Fasten your seatbelts. And expect lots of turbulence.
If that was the message Ben Bernanke was trying to deliver when he said the Federal Reserve could soon start scaling back its massive stimulus program for the US economy, it's safe to say investors received it loud and clear.
In fact, the sell-off in stocks, bonds and commodities that rippled around the globe after Bernanke's remarks looks to some like the dawn of a new period of volatile, disorderly trade - a stark change from the calm that prevailed since the Fed began its most recent bond-buying program last autumn.
"When market regimes shift, they rarely do so in an orderly fashion - look at equity prices collapsing at the end of the dot-com bubble or the height of the financial crisis," said Stephen Sachs, head of capital markets at exchange-traded fund issuer ProShares in Bethesda, Maryland. "It usually gets violent. We're going to face that in interest rates now."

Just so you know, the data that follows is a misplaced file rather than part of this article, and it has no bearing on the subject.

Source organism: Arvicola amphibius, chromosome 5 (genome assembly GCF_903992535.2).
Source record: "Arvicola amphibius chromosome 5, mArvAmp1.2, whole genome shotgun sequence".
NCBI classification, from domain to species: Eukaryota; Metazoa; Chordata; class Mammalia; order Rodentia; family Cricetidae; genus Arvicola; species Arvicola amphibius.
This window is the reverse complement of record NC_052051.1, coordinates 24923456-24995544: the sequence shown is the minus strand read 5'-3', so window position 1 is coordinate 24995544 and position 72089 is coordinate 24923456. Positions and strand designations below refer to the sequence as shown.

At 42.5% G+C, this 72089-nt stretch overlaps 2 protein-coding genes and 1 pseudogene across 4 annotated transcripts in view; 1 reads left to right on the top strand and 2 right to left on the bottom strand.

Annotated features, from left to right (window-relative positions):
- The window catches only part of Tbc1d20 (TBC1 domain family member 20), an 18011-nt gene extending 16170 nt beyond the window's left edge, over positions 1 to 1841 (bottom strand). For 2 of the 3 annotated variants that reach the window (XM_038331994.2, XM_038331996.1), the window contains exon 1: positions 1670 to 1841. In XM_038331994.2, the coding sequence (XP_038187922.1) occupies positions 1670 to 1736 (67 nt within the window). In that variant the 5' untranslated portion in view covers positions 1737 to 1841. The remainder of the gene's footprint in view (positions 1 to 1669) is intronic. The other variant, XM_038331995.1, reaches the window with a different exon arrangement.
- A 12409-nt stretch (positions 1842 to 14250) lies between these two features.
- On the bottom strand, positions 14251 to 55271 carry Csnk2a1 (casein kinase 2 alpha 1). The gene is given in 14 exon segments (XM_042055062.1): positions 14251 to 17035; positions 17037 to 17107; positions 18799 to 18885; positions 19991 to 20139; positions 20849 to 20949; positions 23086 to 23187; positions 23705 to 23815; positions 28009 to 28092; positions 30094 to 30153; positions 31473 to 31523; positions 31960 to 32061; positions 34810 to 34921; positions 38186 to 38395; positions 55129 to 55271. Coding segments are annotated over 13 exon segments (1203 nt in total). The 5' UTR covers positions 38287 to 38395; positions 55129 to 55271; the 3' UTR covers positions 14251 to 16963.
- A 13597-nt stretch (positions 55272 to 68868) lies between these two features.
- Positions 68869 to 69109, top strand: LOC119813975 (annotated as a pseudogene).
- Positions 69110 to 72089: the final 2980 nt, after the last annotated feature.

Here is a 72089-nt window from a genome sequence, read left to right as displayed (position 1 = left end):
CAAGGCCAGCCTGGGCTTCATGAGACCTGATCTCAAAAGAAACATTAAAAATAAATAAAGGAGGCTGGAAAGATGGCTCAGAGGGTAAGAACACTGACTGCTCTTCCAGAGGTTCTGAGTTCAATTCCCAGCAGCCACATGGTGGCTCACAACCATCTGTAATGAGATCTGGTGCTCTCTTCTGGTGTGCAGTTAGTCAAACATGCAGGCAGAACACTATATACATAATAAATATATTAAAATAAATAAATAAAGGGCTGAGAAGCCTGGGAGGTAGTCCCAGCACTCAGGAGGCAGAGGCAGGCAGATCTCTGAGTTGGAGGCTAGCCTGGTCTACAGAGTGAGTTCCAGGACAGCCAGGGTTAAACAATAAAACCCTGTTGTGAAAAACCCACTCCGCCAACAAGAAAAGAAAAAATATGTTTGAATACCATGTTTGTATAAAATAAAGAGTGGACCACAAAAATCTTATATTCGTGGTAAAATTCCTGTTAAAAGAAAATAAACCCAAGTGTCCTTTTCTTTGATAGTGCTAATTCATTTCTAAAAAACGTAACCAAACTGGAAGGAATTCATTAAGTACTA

Indeed, the bond market is at the epicenter of the financial market earthquake that Bernanke unleashed. Benchmark yields, which Fed easing had driven to record lows, surged to near two-year highs and are expected to keep climbing as traders come to grips with the prospect of the Fed ending bond purchases by mid-2014.
The aftershocks have rattled markets from Tokyo to Sao Paulo, and assets that had been top performers plunged. US credit markets were hammered, with the gap between junk bond yields and Treasuries hitting their widest so far this year, while global equity markets lost $1 trillion on Thursday alone.
The brute force of the decline caught some by surprise, since Bernanke warned in late May that the Fed could slow its bond buying later this year. Even so, watching long-term interest rates rise 0.4 per centage points for the week - the biggest move in more than 10 years - after trading for months near record lows was a wake-up call.
"People live in denial all the time," said Kim Forrest, senior equity research...